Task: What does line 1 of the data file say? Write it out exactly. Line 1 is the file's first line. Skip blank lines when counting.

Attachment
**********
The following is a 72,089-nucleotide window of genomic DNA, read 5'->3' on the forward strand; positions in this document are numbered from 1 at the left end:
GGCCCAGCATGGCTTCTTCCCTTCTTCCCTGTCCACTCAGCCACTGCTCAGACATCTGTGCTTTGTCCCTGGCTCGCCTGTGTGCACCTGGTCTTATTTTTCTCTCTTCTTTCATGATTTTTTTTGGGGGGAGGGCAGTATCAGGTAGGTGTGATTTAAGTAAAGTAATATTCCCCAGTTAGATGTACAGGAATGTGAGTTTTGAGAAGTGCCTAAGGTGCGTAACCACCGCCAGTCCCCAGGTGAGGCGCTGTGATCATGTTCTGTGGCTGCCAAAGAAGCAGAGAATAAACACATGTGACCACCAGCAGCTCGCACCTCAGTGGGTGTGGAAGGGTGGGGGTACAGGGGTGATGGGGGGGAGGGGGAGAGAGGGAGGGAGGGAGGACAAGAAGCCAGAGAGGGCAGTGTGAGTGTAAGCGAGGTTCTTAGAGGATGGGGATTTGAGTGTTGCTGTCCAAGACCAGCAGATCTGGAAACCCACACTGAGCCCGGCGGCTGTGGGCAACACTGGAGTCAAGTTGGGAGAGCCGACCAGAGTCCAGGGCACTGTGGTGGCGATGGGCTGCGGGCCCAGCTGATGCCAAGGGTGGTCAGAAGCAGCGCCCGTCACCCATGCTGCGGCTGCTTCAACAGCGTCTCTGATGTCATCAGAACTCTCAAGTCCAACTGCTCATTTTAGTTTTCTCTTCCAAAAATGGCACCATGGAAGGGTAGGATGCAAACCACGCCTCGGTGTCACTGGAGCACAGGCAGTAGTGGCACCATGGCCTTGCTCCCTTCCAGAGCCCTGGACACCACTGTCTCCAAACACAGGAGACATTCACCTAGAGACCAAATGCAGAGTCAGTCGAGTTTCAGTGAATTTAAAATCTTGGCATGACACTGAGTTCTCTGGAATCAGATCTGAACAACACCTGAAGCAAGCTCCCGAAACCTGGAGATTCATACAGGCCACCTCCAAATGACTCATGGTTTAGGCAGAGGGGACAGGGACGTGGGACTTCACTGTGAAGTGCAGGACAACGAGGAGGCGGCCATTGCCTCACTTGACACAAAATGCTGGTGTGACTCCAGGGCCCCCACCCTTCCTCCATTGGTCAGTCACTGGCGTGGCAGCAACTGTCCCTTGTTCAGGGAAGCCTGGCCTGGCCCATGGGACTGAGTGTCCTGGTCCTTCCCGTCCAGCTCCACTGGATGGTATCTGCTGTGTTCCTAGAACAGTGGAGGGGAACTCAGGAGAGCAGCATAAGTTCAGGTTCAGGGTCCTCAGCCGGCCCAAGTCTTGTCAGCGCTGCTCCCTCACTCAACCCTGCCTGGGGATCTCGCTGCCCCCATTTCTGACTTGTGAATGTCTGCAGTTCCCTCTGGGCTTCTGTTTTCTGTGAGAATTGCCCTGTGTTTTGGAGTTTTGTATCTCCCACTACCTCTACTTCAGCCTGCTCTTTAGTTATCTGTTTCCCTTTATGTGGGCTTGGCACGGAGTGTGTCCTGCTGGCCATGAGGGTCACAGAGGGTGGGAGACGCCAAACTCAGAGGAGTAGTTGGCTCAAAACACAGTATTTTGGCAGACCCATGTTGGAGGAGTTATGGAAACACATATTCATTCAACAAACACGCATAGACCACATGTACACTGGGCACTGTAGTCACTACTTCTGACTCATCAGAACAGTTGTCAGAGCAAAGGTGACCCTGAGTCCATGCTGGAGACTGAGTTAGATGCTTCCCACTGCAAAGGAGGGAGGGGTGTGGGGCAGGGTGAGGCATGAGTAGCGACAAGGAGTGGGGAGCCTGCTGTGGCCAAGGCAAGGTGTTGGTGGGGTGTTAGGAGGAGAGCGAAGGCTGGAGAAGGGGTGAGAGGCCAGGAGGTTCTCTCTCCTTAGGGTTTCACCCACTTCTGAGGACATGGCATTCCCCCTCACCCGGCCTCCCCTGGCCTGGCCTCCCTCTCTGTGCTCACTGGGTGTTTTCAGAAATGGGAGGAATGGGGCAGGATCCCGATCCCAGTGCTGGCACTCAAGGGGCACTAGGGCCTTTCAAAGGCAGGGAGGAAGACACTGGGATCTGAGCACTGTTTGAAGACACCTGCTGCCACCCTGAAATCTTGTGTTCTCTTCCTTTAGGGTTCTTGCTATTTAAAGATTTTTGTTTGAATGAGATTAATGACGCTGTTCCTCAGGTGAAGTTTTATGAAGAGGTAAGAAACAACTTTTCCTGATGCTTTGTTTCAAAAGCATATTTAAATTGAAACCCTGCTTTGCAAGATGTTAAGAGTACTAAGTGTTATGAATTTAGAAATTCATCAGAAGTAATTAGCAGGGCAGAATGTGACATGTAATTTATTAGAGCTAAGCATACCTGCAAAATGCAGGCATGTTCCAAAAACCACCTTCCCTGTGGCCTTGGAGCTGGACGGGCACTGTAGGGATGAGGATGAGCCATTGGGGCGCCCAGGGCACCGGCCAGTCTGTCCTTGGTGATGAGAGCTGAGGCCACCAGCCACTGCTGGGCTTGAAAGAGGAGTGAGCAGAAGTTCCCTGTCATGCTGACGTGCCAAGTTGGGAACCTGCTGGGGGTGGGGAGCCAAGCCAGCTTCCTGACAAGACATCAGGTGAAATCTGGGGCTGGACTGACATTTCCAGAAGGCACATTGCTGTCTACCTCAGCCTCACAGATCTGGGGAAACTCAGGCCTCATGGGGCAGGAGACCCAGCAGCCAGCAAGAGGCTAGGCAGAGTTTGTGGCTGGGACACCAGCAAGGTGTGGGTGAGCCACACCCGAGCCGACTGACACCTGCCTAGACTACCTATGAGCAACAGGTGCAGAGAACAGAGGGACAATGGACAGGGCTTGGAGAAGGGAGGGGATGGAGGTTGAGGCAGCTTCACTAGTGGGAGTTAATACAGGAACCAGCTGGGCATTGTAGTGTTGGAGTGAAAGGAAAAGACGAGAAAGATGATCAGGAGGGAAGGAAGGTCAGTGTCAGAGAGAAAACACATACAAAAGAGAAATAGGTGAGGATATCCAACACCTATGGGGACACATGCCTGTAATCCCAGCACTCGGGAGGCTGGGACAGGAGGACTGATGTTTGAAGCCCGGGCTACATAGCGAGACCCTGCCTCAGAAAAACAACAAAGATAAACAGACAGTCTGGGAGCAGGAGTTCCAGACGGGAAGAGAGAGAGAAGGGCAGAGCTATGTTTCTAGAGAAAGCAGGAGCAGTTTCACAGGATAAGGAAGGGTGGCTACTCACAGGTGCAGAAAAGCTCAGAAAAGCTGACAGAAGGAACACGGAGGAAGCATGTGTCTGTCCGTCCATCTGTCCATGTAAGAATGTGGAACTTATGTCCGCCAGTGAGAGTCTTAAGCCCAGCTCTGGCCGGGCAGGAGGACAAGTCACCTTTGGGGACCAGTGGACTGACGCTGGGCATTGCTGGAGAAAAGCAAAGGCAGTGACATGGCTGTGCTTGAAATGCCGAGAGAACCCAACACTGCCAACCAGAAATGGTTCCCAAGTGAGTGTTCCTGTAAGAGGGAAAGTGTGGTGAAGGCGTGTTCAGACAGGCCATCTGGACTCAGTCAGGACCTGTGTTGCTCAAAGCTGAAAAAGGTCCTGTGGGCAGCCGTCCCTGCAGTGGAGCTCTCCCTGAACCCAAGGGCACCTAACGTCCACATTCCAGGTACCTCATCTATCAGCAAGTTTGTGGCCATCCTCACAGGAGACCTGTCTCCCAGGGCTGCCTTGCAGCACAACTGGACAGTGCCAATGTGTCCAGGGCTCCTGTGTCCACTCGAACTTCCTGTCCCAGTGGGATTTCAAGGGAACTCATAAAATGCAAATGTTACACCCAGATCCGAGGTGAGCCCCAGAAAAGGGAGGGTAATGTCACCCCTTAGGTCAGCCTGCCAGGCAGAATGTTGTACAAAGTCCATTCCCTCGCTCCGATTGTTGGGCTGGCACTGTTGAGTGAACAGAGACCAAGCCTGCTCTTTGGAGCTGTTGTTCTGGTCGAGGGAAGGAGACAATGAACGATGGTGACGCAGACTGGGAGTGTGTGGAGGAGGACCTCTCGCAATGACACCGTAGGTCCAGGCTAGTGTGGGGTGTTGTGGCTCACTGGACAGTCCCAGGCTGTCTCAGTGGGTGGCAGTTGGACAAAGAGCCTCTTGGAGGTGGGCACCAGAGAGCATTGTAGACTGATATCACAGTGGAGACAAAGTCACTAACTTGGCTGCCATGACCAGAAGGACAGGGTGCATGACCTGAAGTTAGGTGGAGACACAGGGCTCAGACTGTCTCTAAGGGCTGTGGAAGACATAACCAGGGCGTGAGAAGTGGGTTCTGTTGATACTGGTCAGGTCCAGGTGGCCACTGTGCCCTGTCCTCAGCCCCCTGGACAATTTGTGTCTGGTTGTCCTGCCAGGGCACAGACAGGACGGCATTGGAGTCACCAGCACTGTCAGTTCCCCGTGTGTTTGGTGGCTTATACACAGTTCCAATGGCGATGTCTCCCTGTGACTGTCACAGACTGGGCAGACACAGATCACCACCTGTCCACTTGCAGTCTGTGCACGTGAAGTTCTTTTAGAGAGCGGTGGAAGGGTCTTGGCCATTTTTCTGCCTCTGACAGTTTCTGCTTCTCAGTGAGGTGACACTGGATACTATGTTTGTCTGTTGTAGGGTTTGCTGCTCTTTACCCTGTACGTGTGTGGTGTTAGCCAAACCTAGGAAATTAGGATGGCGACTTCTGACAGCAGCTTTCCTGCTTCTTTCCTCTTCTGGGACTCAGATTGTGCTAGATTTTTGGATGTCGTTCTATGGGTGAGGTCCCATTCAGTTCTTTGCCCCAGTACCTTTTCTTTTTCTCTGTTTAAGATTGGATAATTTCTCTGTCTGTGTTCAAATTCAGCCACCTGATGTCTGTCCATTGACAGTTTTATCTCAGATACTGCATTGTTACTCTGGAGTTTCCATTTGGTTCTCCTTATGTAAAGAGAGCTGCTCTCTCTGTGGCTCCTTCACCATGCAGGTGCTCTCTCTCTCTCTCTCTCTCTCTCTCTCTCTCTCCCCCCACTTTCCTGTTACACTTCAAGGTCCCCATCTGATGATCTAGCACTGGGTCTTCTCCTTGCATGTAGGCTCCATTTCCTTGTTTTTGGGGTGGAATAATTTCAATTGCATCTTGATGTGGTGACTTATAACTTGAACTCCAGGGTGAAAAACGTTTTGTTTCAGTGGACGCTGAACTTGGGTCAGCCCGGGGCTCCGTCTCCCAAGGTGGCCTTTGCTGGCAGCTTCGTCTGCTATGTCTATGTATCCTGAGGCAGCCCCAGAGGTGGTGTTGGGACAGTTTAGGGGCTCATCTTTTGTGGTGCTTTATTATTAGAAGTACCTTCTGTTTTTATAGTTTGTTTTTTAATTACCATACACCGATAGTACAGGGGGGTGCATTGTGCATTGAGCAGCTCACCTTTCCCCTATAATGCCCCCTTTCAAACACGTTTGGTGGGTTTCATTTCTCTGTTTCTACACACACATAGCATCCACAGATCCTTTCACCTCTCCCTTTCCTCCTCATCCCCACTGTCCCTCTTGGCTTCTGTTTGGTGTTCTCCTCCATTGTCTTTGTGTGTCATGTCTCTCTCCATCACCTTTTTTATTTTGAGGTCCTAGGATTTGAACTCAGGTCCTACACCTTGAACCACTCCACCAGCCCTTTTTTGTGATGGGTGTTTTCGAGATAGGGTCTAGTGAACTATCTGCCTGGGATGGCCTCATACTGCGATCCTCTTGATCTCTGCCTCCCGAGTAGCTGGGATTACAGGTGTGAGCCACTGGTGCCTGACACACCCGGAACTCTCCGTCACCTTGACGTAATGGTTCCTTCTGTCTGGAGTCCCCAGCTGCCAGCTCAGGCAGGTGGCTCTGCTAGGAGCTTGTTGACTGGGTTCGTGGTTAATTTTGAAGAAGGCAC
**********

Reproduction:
The following is a 72,089-nucleotide window of genomic DNA, read 5'->3' on the forward strand; positions in this document are numbered from 1 at the left end: